Catholic vs. Protestant - 2017-07-30 - Meagan

Author Recorded Sunday July 30th, 2017

There are 31 episodes in the Versus:Protestant series.

I met Meagan at a party through mutual friends. She is a professional singer by trade, and an Anglican by faith. During our friendly chat we drank tea from fine porcelain china and nibbled on home-made banana bread. I felt right at home. • Support the CVS Podcast: • Be a guest on a livestream:

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These YouTube transcripts are generated automatically and are therefore unformatted and replete with errors.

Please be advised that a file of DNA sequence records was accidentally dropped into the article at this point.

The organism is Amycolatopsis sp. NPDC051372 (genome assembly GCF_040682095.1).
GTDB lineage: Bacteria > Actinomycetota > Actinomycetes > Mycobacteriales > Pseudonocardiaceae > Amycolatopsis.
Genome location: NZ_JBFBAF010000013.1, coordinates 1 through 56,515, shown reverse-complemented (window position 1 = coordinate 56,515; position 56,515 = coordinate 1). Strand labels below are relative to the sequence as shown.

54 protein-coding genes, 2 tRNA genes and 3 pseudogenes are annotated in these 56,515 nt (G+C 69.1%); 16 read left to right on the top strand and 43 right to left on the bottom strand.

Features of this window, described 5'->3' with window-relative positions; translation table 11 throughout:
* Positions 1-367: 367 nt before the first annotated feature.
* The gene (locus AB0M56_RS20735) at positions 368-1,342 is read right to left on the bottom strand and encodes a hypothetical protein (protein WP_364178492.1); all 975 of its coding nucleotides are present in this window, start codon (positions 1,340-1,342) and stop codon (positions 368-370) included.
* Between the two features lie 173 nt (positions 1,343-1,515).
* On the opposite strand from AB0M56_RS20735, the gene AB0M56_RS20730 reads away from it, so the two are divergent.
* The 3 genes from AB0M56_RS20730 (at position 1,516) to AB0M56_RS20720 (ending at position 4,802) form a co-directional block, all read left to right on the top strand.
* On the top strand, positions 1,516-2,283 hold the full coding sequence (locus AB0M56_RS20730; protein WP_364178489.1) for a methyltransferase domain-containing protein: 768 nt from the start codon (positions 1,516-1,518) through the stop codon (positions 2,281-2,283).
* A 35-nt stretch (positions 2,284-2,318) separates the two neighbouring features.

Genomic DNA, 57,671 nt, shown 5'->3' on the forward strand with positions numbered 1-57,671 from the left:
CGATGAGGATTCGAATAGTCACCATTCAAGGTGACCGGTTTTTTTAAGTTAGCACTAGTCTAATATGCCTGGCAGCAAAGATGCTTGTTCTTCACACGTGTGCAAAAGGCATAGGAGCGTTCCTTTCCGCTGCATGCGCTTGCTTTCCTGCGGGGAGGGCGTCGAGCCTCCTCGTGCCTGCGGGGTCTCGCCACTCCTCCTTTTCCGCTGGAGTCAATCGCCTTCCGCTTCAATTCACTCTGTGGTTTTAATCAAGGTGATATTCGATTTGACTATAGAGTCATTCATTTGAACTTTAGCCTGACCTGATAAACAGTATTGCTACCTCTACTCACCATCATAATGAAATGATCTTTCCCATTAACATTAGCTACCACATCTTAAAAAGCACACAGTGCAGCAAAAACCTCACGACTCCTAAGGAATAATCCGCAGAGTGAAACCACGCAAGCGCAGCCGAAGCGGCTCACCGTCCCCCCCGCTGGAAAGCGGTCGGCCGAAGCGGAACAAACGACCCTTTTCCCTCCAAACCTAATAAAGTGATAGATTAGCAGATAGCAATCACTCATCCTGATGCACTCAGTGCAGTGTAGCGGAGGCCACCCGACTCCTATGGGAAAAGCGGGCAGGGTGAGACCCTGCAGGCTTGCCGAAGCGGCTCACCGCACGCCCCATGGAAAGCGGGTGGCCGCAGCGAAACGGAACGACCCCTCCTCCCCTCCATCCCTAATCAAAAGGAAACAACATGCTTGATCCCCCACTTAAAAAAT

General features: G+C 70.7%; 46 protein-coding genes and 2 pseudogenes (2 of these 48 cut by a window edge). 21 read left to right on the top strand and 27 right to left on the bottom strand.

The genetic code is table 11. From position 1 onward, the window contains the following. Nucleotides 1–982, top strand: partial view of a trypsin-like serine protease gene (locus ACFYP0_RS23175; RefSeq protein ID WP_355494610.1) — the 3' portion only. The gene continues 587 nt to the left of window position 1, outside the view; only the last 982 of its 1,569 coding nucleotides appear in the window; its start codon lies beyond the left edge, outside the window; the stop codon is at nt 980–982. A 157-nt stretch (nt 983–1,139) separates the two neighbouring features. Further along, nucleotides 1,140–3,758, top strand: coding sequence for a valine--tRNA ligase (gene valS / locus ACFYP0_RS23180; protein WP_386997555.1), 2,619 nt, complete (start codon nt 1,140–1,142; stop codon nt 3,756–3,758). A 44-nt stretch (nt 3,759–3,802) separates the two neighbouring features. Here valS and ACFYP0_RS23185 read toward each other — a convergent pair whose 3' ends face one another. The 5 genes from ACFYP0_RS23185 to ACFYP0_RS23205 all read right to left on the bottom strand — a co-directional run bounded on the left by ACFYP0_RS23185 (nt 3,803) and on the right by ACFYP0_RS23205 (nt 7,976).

hi I'm Megan and you're listening to Catholic versus Protestant so tell the audience a little bit about yourself who you are what you believe in why sure so I'm Megan as you already know and I Griffon Ontario and I grew up in the country and my parents are both Protestant but from different very different denominations within the Protestant religions we weren't a particularly religious family we went to church sometimes I think my parents had a hard time finding a denomination where they both felt comfortable so we went to the United Church for a long time when I was a kid because it seems sort of middle ground my mum was Anglican my dad came from the Christian Reformed tradition they're both immigrants from different countries and so we went to the United Church for a long time I did Sunday school with my sister at the United Church just tiny tiny country Church not very many kids and so we did go regularly for a while I think the community aspect is a hugely important thing for my father more than the liturgy whatever liturgy there is in the United Church and right around when my sister and I could have been confirmed but we just sort of got out of the habit of going to church I think part of it was there weren't other kids there really so we didn't feel inspired to go as far as the community is concerned and our parents didn't force us we were often busy on weekends with things to do on the farm and we just kind of got out of a habit when I was really small almost before I can remember before they had found this United Church my mum took me and my sister to church occasionally like at Christmas just a little Anglican Church but I barely remember those but that when I went to university I just felt like I needed something I needed to find a religious community that I could connect with and I tried a couple different churches United Anglican and it was funny at the Anglican Church it was a small church near the campus I suddenly just felt these familiar things connect with me so for example just the responses and also with you before thanks be to God that kind of thing that obviously somewhere in my memory that I couldn't specifically consciously remember these things were there and it made me feel comfortable and so I started going regularly to this small church and eventually was confirmed there much later than an average person being confirmed and since then I've yes gone pretty regularly to Anglican services there and then moving to Montreal different churches around what has your prayer life been like starting from when your parents taught you to pray at meals when before bed or if that happened at all I don't know it wasn't regular we would usually just pray at sort of big family occasions like Thanksgiving or when lots of the family was around and it was pretty generic just sort of ready-made prayers that everybody knew and often just sort of thanking God for our family and for the food on the table that kind of thing and that was usually my dad who would promote that kind of thing my mum was much more private in her prayer life and didn't really talk about it religion has always been a pretty private thing for my mom and I followed a little bit in her footsteps that way but would you pray as a child in bed sometimes again it wasn't a regular every night before bed kind of thing but I remember sometimes asking God to look out for certain people or help me with things that I was going through in my childhood when I was in high school my mom had cancer and I remember praying about that even though I wasn't regularly going to a church at that point so even when we weren't going to church God was still just sort of this obvious thing but I never really questioned it was just part of even though maybe we weren't comfortable as a family with the institution of religion the face itself was never questioned was there a relative an aunt or an uncle that was very devout yeah my dad saw a whole side of the family in the Christian Reformed tradition they are still most of them extremely devout and quite I would almost say fundamentalist like pretty conservative in their belief does the reform encompass Calvinism and all those sorts of things yes is presbytery a part of that no presbyterian I would say is more liberal okay it certainly has its roots in Calvinism but I would say the Christian Reformed is much more conservative okay generally speaking and often believing more literally in the Bible and very closed-minded as far as women the role of women and it's just not very open-minded to outsiders and if you do something that is considered for example my dad divorced from his first wife and he was sort of shunned and that made him leave the Christian Reformed Church and eventually his family sort of forgave him and when he married my mother but that sort of colored his experience with that church he considers it a little bit hypocritical that they would cast away someone who was going through a really rough time and he's never really come to terms with that so yeah it's that side of things is always a little extreme for my family are they both for life your parents okay are they getting more religious or less religious a little more they attend an Anglican Church now actually that they really like and they go much more regularly than they ever did before again I think the community is the most important part for my dad what do you check the Anglican checkbox on a questionnaire oh yeah I think you would but I don't know if you asked him what is Anglicanism as opposed to United Church or kind of another brand of Protestant church I don't know if you'd really be able to explain it but you just knows he's comfortable in that particular space are there still today a high Anglican and low Anglican churches okay what is the difference the liturgy is where you find most of the differences so in an high Anglican Church more of the services some there's often more bell ringing there's incense a lot of the time there's more formality in the liturgy are they close are doctrinally to the Catholic Church than the low Anglican yes although the doctrines one could argue that the doctrines in the high Anglican and lone Anglican churches are the same it's just how you express them in how you worship but do they mix and mingle and go to each other churches or no it's separated it depends on the person you can yeah I go all over the place I I really like the high Anglican service so you like the liturgy the singing more yeah and yeah that's what I love about it what are the pros of the low angle I like this simplicity I find sometimes in the high Anglican churches just because of the nature of the liturgy the people involved in the liturgy end up spending a lot of time worrying about the details of you know well we have to rehearse the processions and you have to worry about what color the you know every all the vestments are and all that kind of thing which is makes it beautiful but sometimes I think it's easy to spend a lot too much time on that and forget maybe about the actual basic service and so sometimes my parents church is quite low and I like going there okay because it's it's much simpler okay so I'm also a professional singer and I'm singing a lot of the time at church services and I find this sometimes there's so much music to concentrate on that I don't really participate in the service as a worshiper so I like to some days I have off and I can go either to the same church or to a different one and just pray and be present as a parishioner instead of as a someone involved in the liturgy you feel like you're distracted but I think you are in a worship mode when you're seeing definitely and it also depends on what you're singing how well you know it for example if it's something you know really well then you can sort of lose yourself in that experience whereas if it's a piece you're sight-reading and you're worried about singing the right notes maybe some part of you is praying but I think it's harder that way I want to talk a bit more about your personal experience with God and religion how far have you drifted away in terms of indulging in sin and turning your back on God or being angry with God as I've been a point in your life where you've reached a low point I've never really been angry with God I don't think there's much point in being angry with God I've certainly had moments in my life where I've felt closer and then further part of it actually I think is when I feel very involved in a particular church community I feel like I have a church home if you will then I tend to feel a little bit closer to God and that's a very personal thing I don't mean to say that everyone should be connected to a particular church and that's going to help you but it helps me and just being part of that liturgical cycle year after year celebrating the same thing finding new meaning in the same text and that helps me feel closer when I feel less satisfied with a particular place because of some of the people involved or because I find the music isn't good enough or isn't to my taste then I feel less close and I have to work harder personally on my own time sort of not at church to feel that connection do you struggle to perfect yourself with a virtue is there something that's a conscious project for you do you think about the 10 commandments do you do an examination of conscience every day no I don't I think the thing that I continually work on is my prayer life okay that I need to hand over more things to God and not worry so much when I know I can't control certain things I need to rely on him more and talked to him more as far as actual sin and virtue at to be honest don't really think about that much maybe because I haven't gone down into the depths very often and the ten commandments are one thing but sin it's as far as the sort of small daily sins that we all commit they're very personal and and it's the matter between you and God so it's for me it's more of just a matter of that prayer and maintaining that relationship one on one with God that I need to continue to strive to what do you have how many sakowitz do you have we have seven but only two are necessary for salvation they divide them into ones that are explicitly performed in the gospel so that's baptism and Eucharist and then the rest of them that are not really gospel sacraments so they're not considered necessary but they're all done by Anglicans you can for example be anointed as a sick person there's ordination there's confirmation but you don't need them okay can you talk a little bit about the history it's fascinating the kings and queens in the pulpit just just what sort of generally what happened so I mean often people say that the start of the Anglican Church was with King Henry the eighth's and theoretically speaking it was he broke from the Catholic Church and became of the head of the English church and started this Anglican tradition however his view of the Anglican Church was really just a church that he could control that was pretty much the same as the Catholic Church he just wanted to be able to divorce his wife basically the reforms came from Luther where all the other reforms came from and were slowly integrated into the church some in King Henry's time but more in his son's time King Edward the sixth and after that so King James the first which is where you get the King James Version of the Bible is really where the doctrines of the Anglican Church began to be really written down and solidified how many years since Henry the eighth's death was that three generations so James the first was King after Elizabeth the first okay so she died in 1603 I think between Henry VIII 8 and James everyone on the throne was Protestant no so King Henry was technically Protestant but then his son was much more Protestant as in less Catholic and then Queen Mary was Catholic and so there was I don't remember how long her reign was but there was a period of time where England was very anti Protestant and then her sister her cousin sorry well half-sister Elizabeth the first became Queen and she was Protestant although she was not as anti-catholic as Edward the 6th was so there was a little bit more leeway as far as freedom of religion less blood shows maybe yeah less bloodshed for sure what are the numbers of people killed explicitly for their religion I don't know a period I don't know ten people ten thousand and ten million I would say more like ten thousand as far as okay I mean even in Queen Elizabeth's time there were there were lots of persecutions of Catholics and I think it was unclear for a lot of time how illegal Catholicism was and so there were secret masses and music that was composed illegally for the Catholic Church and with James the first I think it became more clear what the boundaries were and Protestantism was the rule of the day who are the good guys in that sort of lineage like that who are the shining heroes even if it's a false assessment of history but what is the assessment generally speaking in the mainstream as far as a religion is concerned or yeah in religion and in the secular world who are seen as the heroes and the villains of that sort of succession Queen Mary for sure is seen as a villain partly because of how many people she killed and I think also she wasn't considered a very good ruler she also wasn't a ruler for very long Elizabeth the first is obviously a great heroine she was great for the country and a little more open-minded about religion which i think is what people wanted Henry VIII ate himself was seen as a buffoon or a fool or what a little bit of a fool I think because of his six wives more than for his religion religious beliefs he was a very devout Catholic and his decision to part with the church was I think probably more influenced by his Protestant leaning advisers and wife at the time he did quite a lot of good things for England but he's generally seen as a villain because of the way he treated his wives how do you as an Anglican see Saint Thomas More is he accurately depicted do you think yeah I see him as a good man who died for his principles in a very confusing time when the average person couldn't really tell you what was right and what was wrong according to the realm hmm did that crystallize some of that ambiguity do you think for the rest of history that was to flow from that I think so partly because King Henry and Thomas More were friends more than anything so at that point I don't think King Henry the eighth's had been known to be particularly ruthless in his punishment of enemies until that point where well if this guy can kill his really good friend then watch out you know maybe we're in unchartered territory basically as far as religion is concerned I mean they used to discuss theology in a very jovial fashion they liked to talk about it and they liked to argue about it and have many similar beliefs so I think more than about the religion itself it was a line in the sand about how ruthless this King could be and who came before him his father his his older brother was supposed to be King and may have even been King for a very short time now I can't no I don't think he was but his brother died when he was quite young what was it Henry Henry the seventh okay yeah and they were his father was the first of their line the tutors and considered by many to be sort of upstarts they weren't particularly royal in their family connections but because of different marriages and some battles that they won I think it was Henry the seventh father who sort of got them on the Royal track what's a technic stock did they come from Welsh partly Welsh and English English which was a mixture of Norman and Saxon it's already mixed up by that point yeah and how old is England at that time it's hard to say yes sir I mean England as we know it as as far as the royal lineage is concerned sort of began in 1066 this is when William the Conqueror came from Normandy and sort of United the kingdom but there were many people living there long before that who had their own duchies and kingdoms and even before that there were the Celtic people native to the islands who lived there so hard to say how old it is one last historic question for you I know you're not an expert you're just an amateur you you love that part of history right is there a golden age of the monarchy in England is there a high-water mark in the English monarchy um even if it's only in your own opinion I guess in my opinion Elizabeth the first would be a pretty high mark because she won a couple of big battles against the Spanish who were always threatening England so she kind of got rid of that threat and she sort of calms down the Scottish question one could argue in a not very nice way but she just made things feel more settled and peaceful in the territory of England this segues nicely in my next line of questioning which has to do with you as a woman mm-hmm can you just talk about what it means to be a woman and to be religious generally in general mm-hmm what I like about being a woman in the Anglican Church is that there's freedom for women we can be priests we can be bishops depending on which area but most areas in the developed world so yeah I like that there can be women in authority in the Anglican Church that it's generally regarded as equal and there are many women in authority is queen elizabeth ii we head of your church yes it's a different kind of hierarchy than the Catholic Church she doesn't claim infallibility writing it's more of a sort of bureaucratic hierarchy the Archbishop of Canterbury is considered the sort of leader of the Anglican Church but also not in the same way as the Pope he sort of is the political leader and you could say even though it's not politics it's its church but he doesn't claim any extra connection to God just because he's the archbishop the hierarchy of the Catholic Church bothers me a little bit some one reason why I feel like I couldn't be Catholic one big reason because it makes people unequal we're all equal in dignity mm-hmm and we're all equal in terms of being completely dependent on God the grace since we're talking about women what role does Mary play in the Anglican Church it depends on which you go to what kind of person you are some high Anglican churches pray to Mary and have altars to Mary and just our values icons will work very similar to Catholic Church the of Rose would do pray the rows are not you personally but is it permitted to pray the rosary mm-hmm other angle contrition fairly talked about her especially the lower ones in general the Anglican Church regards her as the mother of Christ but doesn't regard her as a deity nobody regards yours I know that but just to clarify copper kisses it's nice you shouldn't say nobody I'm sure there's someone out there that does yes again this is an aspect of the Anglican Church that I like is that there's a lot of leeway in what you believe in the doctrine there's a lot of gray area and you can choose things that suit you personally are you allowed to believe that Mary was not a virgin before during and after the birth of Christ are you allowed to believe I'm not go out to believe that right are you you know I'm not actually sure about that you should look into it maybe not as much leeway as you think you right right know what I mean yeah there's a lot of Catholics I meet that think they have a lot of leeway but they're just ignorant of what the Church teaches right so there are a lot of Catholics I mean they think that they have leeway to choose if they want to go to Mass on Sunday or not but they don't have a choice they have to go to Mass but they just don't know that they have to go right so it's not leeway it's ignorance so there may be some of that I'm sure I'm sure there's some of that in what I don't know exactly all graces they come to us to Mary she's the neck Christ is a head the church is the body and Mary is the neck and all the grace is flowing from Christ ahead to place the body go through the neck which is Mary so she's the Mediatrix of all graces and that's a strong doctrine it might be the case that the Anglicans believe the same thing or they may have jettisoned that yeah they don't again I'm pretty sure it's one of those things that you can pray to Mary as a mediator to God but it's not necessary okay yes the Anglican Church of course of life is need to believe in the Trinity okay yeah there's no leeway there okay so on a personal level who are you most drawn to in terms of praise in terms of petition Thanksgiving and all the aspects of prayer I think probably most often I'm praying to God the Father but I'm often asking for God to send his Holy Spirit in a particular direction or to someone in particular or especially actually when I'm worshipping and I'm singing I tend to translate that kind of prayer as the Holy Spirit because it's just more sensual in a way around Easter when we're specifically talking about Jesus and his crucifixion then I spend a lot more time talking to Jesus specifically vated and when I'm looking for compassion I think more about Jesus but often it really is a combination I guess as it should be what about the the passion and the sufferings of Christ the Catholic Church is frowned upon by a lot of other Christian denominations because of our emphasis on suffering and death it's not the whole story but it's a significant part of the story can you talk a little bit about sufferings of Christ yeah I mean in the Anglican Church one can choose during Holy Week for example to really engage in that side and really go find a service to go to every day you can do Stations of the Cross at many Anglican churches some of them on Good Friday do like a contemplation of the crucifix but it's definitely not something that everyone feels comfortable with as you were saying and a lot of Anglicans will just go Easter Sunday morning and celebrate the resurrection inherent in the Anglican service even if it's not a required sacrament inherent in the Liturgy of every Anglican Church is a general collective confession every week and less so you are confronted with that you say it all together and the priest absolve you before you take your communion so it is sort of Catholic light like it's a little harder because you're doing it everyone together maybe you don't certainly I don't every week confront specifically the suffering or my suffering or the things that I've done wrong but it is something you go through each time you go to math yeah I think the Catholic theologians are fond of referring to that as a virtual intention so there's a sort of set it and forget it mentality that we have I when I converted in 2009 I was confronted with a whole host of set prayers especially when I was just a monotheists I didn't believe in the Trinity I believed in the Incarnation but I I was entering the Catholic Church nonetheless because I needed to worship God I did my rigorous analysis and I prayerfully looked at the prayer and said it seems okay don't worry about it and I just pray it and a lot of new prayers that I encounter I think about it deeply mm-hmm but not every time I I just I just sort of make sure it's okay that I understand it maybe do a couple of passes to get deeper insight maybe read what the Saints have said about this prayer and then I can I can just pray it without thinking about it too much and I think that's normal and I think it's the same thing with liturgy in the mass you can sort of to a certain extent go through the motions and it's okay because there is that virtual intention mm-hmm what about the credo you must have had you just didn't say the credo when you first started going to Mass well I had to I did undergo six months of education Catholic education to to accept intellectually the Trinity and the Incarnation okay so the way that I did it is sort of like the way that I approach my love life I married a woman without knowing everything about her I took a leap of faith I trusted her I said well seems to be this I'm drawn to this woman there's probably a reason for that and I want to give myself to her so instead of proving that it's safe I'm just going to give myself to her and then time will tell Matt and twenty-one years later I'm still married to her I'm happy she's not so happy that I'm Catholic but but it's the same thing with religion I said I'm drawn to worship God I don't have a chav to wish as soon as I realized that God is God I had to worship and publicly mm-hmm so I took the leap of faith and I for pragmatic reasons joined Christianity and to me Christianity is the Catholic Church I joined the Catholic Church and I've questioned everything since when I continued to question and I'm still ready to leave Christianity already no regrets I don't wanna believe a lie so what do you think would be a game-changer like what would be the content of can't you leave contradiction if they dogmatically permit the ordination of women I will leave Christianity because they've already dogmatically forbidden the ordination of women that's within the realm of religion within the realm of science when I talk to a theist I'm often told that I have confirmation bias and that I'll never leave my faith because I will just always interpret everything in a way that's favorable to what I want to believe but I come back with the answer that it wouldn't take much to falsify my Christianity with natural science hmm show me that the human race does not descend from one human tear if you can convince me of polygenism I will leave Christianity because it's a dogma of my church that we come from one human pair that all humans descend from one human pair if that's not true then Christianity is a false religion period so my dogmatic faith in my faith is dogmatic it's based on revealed truths many of which I can't prove or disprove but there's a whole web of dogmas and they're all interconnected and if one of them is contradicted by the church or by science then the whole house of cards collapses so it's very telling that my religion is the only religion that puts its neck on the line and says this is the truth it always was the truth you know it always will be the truth and if we ever contradict ourselves it's a false religion I don't know any other religion that does that so going specifically to Adam and Eve for a second how literally do you take the Bible there's a lot of wiggle room in terms of interpretation but there are principles that guide interpretation one of the principles is that we first look at the literal meaning of any given passage and on top of that literal interpretation there are other spiritual readings and more symbolic meanings okay now having said that it may not be the case that the particular passage we're looking at literally took place as it's described and a good example of that is the two creation stories in Genesis right that's what I was specific we because we cannot take both stories at face value we have to conclude there's something higher that's being described here and therefore we reject the literal interpretation in those points where there is contradiction logic forces us to reject the literal but we still have the symbolic and the spiritual reading so which parts can we rely on in terms of that literal interpretation an example that springs to mind is Adam and Eve that we do spring from one couple another example is John 6 the church has dogmatically said that he meant it literally that we are eating his body blood soul and divinity that's how we put it that it's really truly and actually present under the appearances of brethren why so that's an example of a Bible passage that gets the sample of a pool for its literal interpretation but they're very very few right and these stamps of approval are made by men or humans right I even though the instrument the men that penned infallible Scripture they were men but they were inspired and they were protected from teaching error concerning faith and morals when they put their pen to parchment if you're comfortable with that then you should be just as comfortable with papal infallibility if you're not comfortable with papal infallibility then you should also be uncomfortable with the inerrancy of the Bible do you believe in the inerrancy of the Bible no not at all what sets the Bible apart from any other religious book or self-help book part of it is this age it's historical tradition is this your opinion resist the Anglicans my opinion all exams generally argue that the four Gospels are the Word of God looking through these four men the rest of it is inspired by God but not necessarily the Word of God okay and so I appreciate the Bible very much as some of it being the Word of God and a lot of it being historical information a lot of it being historical traditions that have been passed down through generations but I really do think that all of it needs to be examined and not taken I'm not saying that you're taking it at face value but I think a lot of traditions do in it I really disagree with that there's a hierarchy in the Catholic Church a hierarchy of dogmatic truth so it wouldn't make much sense to get excited about the divinity of Christ and then undermine the very notion of God right so the divinity of Christ hangs or depends on the reality of God and so on and so forth there's this whole network of dogmas or teachings or doctrines that hang together in a web but some are more fundamental than others and I think that if you're an atheist you also have a set of dogmas which are in a hierarchy and if you're a Hindu you have a set of dogmas and if you're a Scientologist you have a set of dogmas and if you're an angle can you probably have a set of dogmas so there's no difference there in kind there's only a difference in degree and in which particular beliefs you put where and how you hang them altogether and your little hierarchy so you believe in the Trinity remoter established that the Anglican Church believes in the Trinity and if you stop believing the Trinity you stop being an Anglican I think there are many many dogmas in the Anglican Church that hang together and infallibility is in there somewhere it is in there somewhere if not the whole thing is meaningless just like I said with God and we can't throw away the most fundamental aspect God is infallible mm-hmm religion is connecting to God so you would expect infallibility in religion right one thing I have trouble agreeing with with the Catholic Church is society in general has changed since the beginning of time and things that used to be law are now no longer law and for good reason I think a lot of people would agree with that like contraception that the Catholic Church is against I have an issue with that I feel like that's something that maybe used to be more generally believed that contraception is a bad thing but times have changed and it's an important I think good thing that's out there for for women to use and why does the Catholic Church hang on to this but I think is an old-fashioned view that actually seems to harm women in a lot of ways if I disagreed with their stance on contraception I would have no qualms of walking away from Christianity the principle is life are you pro-life or you you are pro-life okay so the principle is my sign pro-choice oh you're pro-choice okay yeah you're pro-choice okay so the principle is life we have a human nature which God gave us it wasn't scientists that gave us our human nature it wasn't a pile of swamp water that was struck by lightning that gave us a human nature it was God that gave us our human nature he designed us with the purpose to be happy and to be fulfilled and to partake in his life forever so it's good news they call it good news for a reason right now it hits the good news so life we are made with a human nature and we need to correspond with that human nature so we can't cheat the system we can't go against our human nature and sexuality is real it's good but if we pervert it or make it something it's not we try to isolate one aspect and reject another aspect or deny an aspect there are consequences and we need to we need to be careful about that just like if you take your pen and you have a can of baked beans and you want to open your can with your pen you're going to ruin the pen and you're not going to open the can so there's a sort of respect that you need to have for your tools and a respect you need to have in an analogous way for your body and for sexuality what is it what is it made for and if we twist it no matter how much pleasure we get in the moment there will be negative consequences so when god forbids us from doing something which is pleasurable it's because the long-term consequences are bad for us and that could be confusing because we're short-sighted and we just would love pleasure hmm so sex as a unit of function and a procreative function and they're both essential and we can't separate those we can ignore one without consequences so that's that's the sort of medium short answer has to do with our human nature has to do with goodness and has to do with life and maximizing our happiness in the long term mm-hmm because there's a way that seems right to man but it's end is destruction and we are free we can follow our instincts and we can follow our gut but I think we're better off listening to God I like your answer or I find it problematic is in cases where this unity this partnership that is inherent in sexuality isn't equal and it sounds like you're saying that women are sort of a passive receptacle for men semen it's just like oh no here comes more pregnancy juice or something like that in some cases I don't think this is the primary motivation for having contraception I think the primary motivation is sex is fun but responsibility is not so fun right well it's not like if there's there bunch of big strong Muslim men raping their wives daily and oh if only I didn't have 13 kids it would be a little bit less wearisome on my body and on my energies I have no idea what the numbers are and I should hope that that's not the norm in the Western world in the Western world women are pretty intimately we're very much in control I wouldn't thought we could argue that too but I agree with you in the Western world it's way less of an issue but in other parts of the world I think it's much more of an issue I would like to go to the heart of the issue and sit down with your macho bully husband and your timid submissive rape victim wife do you love and respect and honor the dignity of this your fellow human being that you married ceremoniously so if your family and friends present I mean come on this is a basic level of education that we need to address we can't just throw them some condoms we need to get to the heart of the humanity of this big bully and I'm not denying that there are these big macho bullies with more testosterone than brain cells but we need to go to the heart of the issue otherwise it's just going to be raped with a condom that's true we do need to go to the heart of the issue but in the meantime I like that part of the issue is something that will obviously take more time to educate and tease out yeah and I just feel like in the meantime there's a lot of abuse happening sexuality is a really really really hot topic whenever Catholicism is brought up whether it's the deviant sexual behavior of those who are in the priesthood god help them or whether it's the hypocritical behavior of the people in the pews who are silently complicit with the dogmas of the church but secretly sleeping with their secretary or using contraception at home or masturbating whatever it is I'm not here to judge anyone God knows our animal passions are difficult to tame if we don't give ourselves to God completely it's a losing battle mm-hmm but there is a POC recei in the church and that doesn't help when it comes to trying to sell the church to non Catholics or when it comes to apologizing for the behavior of the pedophile priests or the the idiots in the pews it's not till battle trying to do PR for this church of course yes any Church any charity Seth Apocrypha of course no and I don't mean to be - argumentative about all just one of these sort of thorny issues that I find problematic with business Catholic Church so it's just interesting to hear how you think about it and how the church thinks about it yeah I tend to be conservative by nature so it's easy it was easy for me to accept all the dogmas of the Catholic Church whereas a lot of people I meet it's a stumbling block for them because they're part of a world that's very sexually liberated and I sympathize with them I sympathize with the homosexuals who think that loves love and love is love mm-hmm I encourage them to love each other just don't have sex with each other do you think it's okay to have sex outside of marriage yes okay is that the position of the Anglican Church hmm I don't know is there a resource where I can go and find out what the Iowa can Church teaches yeah I used to have a book that explained some of these catechisms organ in the Anglican Church not like one sort of resource who who are some of the heroes of Anglicanism that speak for Anglican theology and Anglican ecclesiology do you have Saints but do you have Saints which are specifically Anglican the earliest one that came up with the three-legged stool of Anglicanism is Richard Hooker he's very early I think he was in the 16th century already and so anglicanism was just being established but that three-legged stool that he came up with is an important part of the Anglican theology scriptures reason and tradition that sounds pretty good yeah in your personal life have you found yourself tending to maybe downplay your faith just to fit in a little bit better is that something that has ever happened to you yeah a little bit if someone specifically asks me about my faith I will answer truthfully and tell them what I believe and say that I go to church on Sundays but if I'm not asked specifically I will often not talk about it not because I'm ashamed of it but because I think it's an issue that is often fraught with tension and a lot of people have strong opinions one way or the other and I don't like making people feel uncomfortable so I tend to step away from talking about it unless I'm specifically asked would you ever step in to defend Jesus Christ if he's being maligned in public yes as it happened yes and Christians in general sometimes you know I will step in and say well and yes that's true but that's not all Christians that kind of comment or yes Christians did that in in the past but there's also a lot of good that the Christian Church has done that kind of defending I will also eagerly see have you even gone so far as to defend the Catholic Church well in the fact that the Catholic Church was the church historically yes yeah at the end of my interviews I always asked my guests to wrap up so just as a closing thought to the people that are out there what would you say religion and belief I think is is a very personal thing and what I find especially helpful in my religion is that personal connection that we were talking about between me and God no matter how I choose to manifest it or worship that is I think the most important thing about any religion that I know about and if you can find comfort in that personal connection even if it's not with a God but with a fourth or even another human being feeling connected with something or someone is the best way to find love and to find compassion and I think that should be the goal for everyone in their lives is to find ways to connect to other humans to connect to a deity to connect to the universe when it comes down to it that's what religion is doing is giving you a way to connect to something other than yourself and I encourage anyone to do that I think it's important can I get one of you if you can get this awesome questions at the end okay all you got to do in it all you got to do do